I prefer sun-filled rooms and open communication. As I continue to travel throughout the Church for denominational work, I find that – like families – churches with secrets tend to be broken and dysfunctional. Sure there’s some business that needs to stay confidential. But while confidences are kept for the health of a person or organization, secrets perpetuate the brokenness of a person or organization.
Our congregations and mid-councils (not to mention our government and businesses) are filled with secrets or half-truths spread to perpetuate a certain bias.
For example, The President spoke at a Boeing plant in S.C. last week and said, “This plane, as you know, was built right here in the great state of South Carolina. Our goal as a nation must be to rely less on imports and more on products made here in the U.S.A.” But the truth is that the plane being highlighted that day was Exhibit A for globalization:
“It’s fuselage comes from Italy. The wings are from Japan. Passenger doors are built in France.” (Source here.) It’s indeed great to be “made in America.” It’s also great to be “made everywhere and put together in America.” Speaking the truth bolsters trust and makes us understand what’s really going on.
I hear Mid-Councils – as I travel around – talk about shifting budgets and staff structures, when actually the budgets and staffs often remain the same. The truth is that the money is reallocated to a new line item. Or the staff members have different titles with the same responsibilities. Sometimes we think we are doing new things but – in truth – maybe we aren’t.
It’s okay to tell the truth. Trust us. We can take it.
Shedding light on the underbellies and the processes of our organizations bolsters relationships. And because trust levels are at an all-time low in our institutions, it’s essential that we share as much of the whole truth as we can share for the sake of organizational health.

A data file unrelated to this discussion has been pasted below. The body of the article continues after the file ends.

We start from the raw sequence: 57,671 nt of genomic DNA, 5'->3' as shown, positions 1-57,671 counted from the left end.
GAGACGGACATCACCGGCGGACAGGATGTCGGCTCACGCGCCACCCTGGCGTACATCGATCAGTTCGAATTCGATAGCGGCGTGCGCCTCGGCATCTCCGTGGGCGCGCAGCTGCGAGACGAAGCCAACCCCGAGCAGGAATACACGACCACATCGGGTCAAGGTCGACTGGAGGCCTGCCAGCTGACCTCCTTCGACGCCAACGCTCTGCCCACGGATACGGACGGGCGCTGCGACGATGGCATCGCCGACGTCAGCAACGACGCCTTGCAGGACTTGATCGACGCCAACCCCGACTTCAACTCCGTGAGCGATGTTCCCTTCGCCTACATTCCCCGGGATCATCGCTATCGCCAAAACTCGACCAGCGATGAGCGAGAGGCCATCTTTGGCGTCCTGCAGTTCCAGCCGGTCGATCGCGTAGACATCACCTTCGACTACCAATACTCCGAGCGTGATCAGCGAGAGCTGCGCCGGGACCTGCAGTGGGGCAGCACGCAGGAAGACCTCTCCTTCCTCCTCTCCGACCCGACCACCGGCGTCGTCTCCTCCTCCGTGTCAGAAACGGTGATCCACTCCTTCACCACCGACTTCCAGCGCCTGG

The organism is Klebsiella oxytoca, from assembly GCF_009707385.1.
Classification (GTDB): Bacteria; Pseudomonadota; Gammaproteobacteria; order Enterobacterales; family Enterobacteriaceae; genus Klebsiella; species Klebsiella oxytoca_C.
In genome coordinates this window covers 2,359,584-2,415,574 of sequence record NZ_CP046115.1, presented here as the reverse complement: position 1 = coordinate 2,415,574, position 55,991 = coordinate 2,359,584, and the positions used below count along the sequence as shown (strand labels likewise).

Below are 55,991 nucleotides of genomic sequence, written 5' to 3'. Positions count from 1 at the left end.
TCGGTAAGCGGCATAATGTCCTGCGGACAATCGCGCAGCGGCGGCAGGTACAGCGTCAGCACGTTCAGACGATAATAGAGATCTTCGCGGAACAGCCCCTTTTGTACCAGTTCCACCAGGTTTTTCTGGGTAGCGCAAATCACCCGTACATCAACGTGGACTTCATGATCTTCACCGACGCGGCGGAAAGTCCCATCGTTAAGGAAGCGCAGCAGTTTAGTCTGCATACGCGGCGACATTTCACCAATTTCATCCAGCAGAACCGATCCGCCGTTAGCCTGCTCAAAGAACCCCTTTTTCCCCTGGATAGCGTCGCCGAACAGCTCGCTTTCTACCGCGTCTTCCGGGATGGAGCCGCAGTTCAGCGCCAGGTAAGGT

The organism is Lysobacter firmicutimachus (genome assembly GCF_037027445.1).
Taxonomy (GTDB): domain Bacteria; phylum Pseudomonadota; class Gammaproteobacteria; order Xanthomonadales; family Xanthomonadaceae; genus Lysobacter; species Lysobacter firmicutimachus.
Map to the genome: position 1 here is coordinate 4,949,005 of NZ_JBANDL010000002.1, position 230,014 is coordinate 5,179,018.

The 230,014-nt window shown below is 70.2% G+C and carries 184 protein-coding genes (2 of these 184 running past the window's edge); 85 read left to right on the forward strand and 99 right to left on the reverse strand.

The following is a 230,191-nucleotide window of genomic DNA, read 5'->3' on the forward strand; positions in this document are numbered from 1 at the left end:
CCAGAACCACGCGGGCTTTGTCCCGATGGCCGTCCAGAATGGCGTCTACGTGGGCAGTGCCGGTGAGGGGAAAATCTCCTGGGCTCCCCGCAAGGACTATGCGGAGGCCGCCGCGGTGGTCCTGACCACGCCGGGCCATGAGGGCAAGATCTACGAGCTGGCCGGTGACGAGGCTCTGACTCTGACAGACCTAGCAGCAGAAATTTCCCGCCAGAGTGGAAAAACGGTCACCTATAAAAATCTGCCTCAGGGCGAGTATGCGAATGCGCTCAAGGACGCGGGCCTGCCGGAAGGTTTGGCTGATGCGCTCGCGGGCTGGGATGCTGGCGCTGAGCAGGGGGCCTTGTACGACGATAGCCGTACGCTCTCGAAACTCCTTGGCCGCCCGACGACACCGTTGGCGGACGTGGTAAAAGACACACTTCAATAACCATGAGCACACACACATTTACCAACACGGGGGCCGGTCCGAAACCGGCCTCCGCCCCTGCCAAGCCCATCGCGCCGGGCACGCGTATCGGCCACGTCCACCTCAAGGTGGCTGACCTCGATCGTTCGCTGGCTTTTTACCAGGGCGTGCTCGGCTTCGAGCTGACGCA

I visited one Mid-Council recently and was impressed with the way they openly discussed one of those skeletons in the closet that most of us like to pretend never happened. It was treated with such transparency and grace that it made me – personally – feel inspired. Yes, we are indeed Resurrection People and we can overcome mistakes and failures. What a concept.
Some of us will remember the refreshing smell of bedsheets dried on a clothesline out in the sunshine. Some of us know people who openly – and lovingly – share their mental illness, their business failures, the child they shared for adoption, the child they lost to addiction, their own addiction, their lessons learned.
These are the things of a real family, a real church, a real community of churches. Life is messy and sunshine disinfects the messiest of systems. We, as the Church of Jesus Christ, can never be healthy until we are as transparent as possible and as safe as possible.
Note: Louis Brandeis is credited with saying, “Sunlight is said to be the best of disinfectants” in Other People’s Money—and How Bankers Use It (1914)